The lie-detecting security kiosk of the future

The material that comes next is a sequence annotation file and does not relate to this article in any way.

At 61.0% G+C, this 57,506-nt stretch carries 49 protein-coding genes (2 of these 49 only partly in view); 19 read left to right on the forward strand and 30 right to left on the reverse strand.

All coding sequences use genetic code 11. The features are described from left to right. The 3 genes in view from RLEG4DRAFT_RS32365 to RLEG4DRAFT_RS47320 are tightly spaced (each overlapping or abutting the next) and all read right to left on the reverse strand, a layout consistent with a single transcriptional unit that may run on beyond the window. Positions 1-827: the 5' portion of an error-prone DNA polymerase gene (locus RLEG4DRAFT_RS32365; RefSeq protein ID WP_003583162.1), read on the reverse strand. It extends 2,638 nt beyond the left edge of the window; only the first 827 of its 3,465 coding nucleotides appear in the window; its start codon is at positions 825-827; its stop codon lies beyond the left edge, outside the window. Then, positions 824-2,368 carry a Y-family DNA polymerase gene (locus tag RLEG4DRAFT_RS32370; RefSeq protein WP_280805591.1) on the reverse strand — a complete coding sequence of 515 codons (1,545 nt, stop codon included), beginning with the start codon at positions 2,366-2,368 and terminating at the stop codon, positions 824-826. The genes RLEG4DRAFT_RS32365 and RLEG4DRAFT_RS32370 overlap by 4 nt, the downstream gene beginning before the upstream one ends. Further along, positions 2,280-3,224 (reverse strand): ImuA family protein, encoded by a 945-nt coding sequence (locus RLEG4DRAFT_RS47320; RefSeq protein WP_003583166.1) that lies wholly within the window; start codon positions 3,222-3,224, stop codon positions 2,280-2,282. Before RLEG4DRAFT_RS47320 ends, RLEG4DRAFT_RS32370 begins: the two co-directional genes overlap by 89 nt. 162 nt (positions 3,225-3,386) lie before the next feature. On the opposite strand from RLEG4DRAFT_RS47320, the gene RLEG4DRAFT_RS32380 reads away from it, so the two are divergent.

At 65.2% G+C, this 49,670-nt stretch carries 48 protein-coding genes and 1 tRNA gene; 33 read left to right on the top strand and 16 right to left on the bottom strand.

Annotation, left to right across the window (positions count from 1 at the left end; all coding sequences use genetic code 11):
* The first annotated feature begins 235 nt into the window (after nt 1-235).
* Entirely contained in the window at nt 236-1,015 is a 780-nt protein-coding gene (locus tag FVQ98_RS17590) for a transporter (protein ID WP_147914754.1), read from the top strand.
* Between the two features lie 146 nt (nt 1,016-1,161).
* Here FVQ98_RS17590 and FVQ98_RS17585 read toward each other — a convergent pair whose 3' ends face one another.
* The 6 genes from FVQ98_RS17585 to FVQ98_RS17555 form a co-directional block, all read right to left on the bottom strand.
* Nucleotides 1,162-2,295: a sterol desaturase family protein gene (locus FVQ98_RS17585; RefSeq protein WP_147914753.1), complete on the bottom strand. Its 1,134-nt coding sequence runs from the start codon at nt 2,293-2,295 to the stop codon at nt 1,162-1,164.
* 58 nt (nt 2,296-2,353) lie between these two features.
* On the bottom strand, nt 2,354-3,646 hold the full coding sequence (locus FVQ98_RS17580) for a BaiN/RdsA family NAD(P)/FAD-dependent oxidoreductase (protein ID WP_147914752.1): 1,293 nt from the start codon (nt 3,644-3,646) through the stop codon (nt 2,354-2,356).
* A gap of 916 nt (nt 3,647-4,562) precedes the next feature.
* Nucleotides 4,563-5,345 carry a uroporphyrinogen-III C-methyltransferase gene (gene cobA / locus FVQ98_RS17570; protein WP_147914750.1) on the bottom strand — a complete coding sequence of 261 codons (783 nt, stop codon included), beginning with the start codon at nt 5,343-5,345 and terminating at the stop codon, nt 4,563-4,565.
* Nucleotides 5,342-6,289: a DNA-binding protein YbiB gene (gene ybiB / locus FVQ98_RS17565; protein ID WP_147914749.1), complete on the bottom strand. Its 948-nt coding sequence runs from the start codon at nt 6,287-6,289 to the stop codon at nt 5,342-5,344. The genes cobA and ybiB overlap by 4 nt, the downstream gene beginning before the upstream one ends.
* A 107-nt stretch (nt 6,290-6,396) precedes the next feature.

When you engage in international travel, you may one day find yourself face-to-face with border security that is polite, bilingual and responsive—and robotic.The Automated Virtual Agent for Truth Assessments in Real Time (AVATAR) is currently being tested in conjunction with the Canadian Border Services Agency (CBSA) to help border security agents determine whether travelers coming into Canada may have undisclosed motives for entering the country.”AVATAR is a kiosk, much like an airport check-in or grocery store self-checkout kiosk,” said San Diego State University management information systems professor Aaron Elkins. “However, this kiosk has a face on the screen that asks questions of travelers and can detect changes in physiology and behavior during the interview. The system can detect changes in the eyes, voice, gestures and posture to determine potential risk. It can even tell when you’re curling your toes.”Here’s how it would work: Passengers would step up to the kiosk and be asked a series of questions such as, “Do you have fruits or vegetables in your luggage?” or “Are you carrying any weapons with you?” Eye-detection software and motion and pressure sensors would monitor the passengers as they answer the questions, looking for tell-tale physiological signs of lying or discomfort. The kiosk would also ask a series of innocuous questions to establish baseline measurements so people are just nervous about flying, for example, wouldn’t be unduly singled out.Once the kiosk detected deception, they would flag those passengers for further scrutiny from human agents.Elkins began working on AVATAR when he was a Ph.D. student at the University of Arizona. As the deception detection project grew more advanced and more sensors were added, more data about the interviewee was analyzed.

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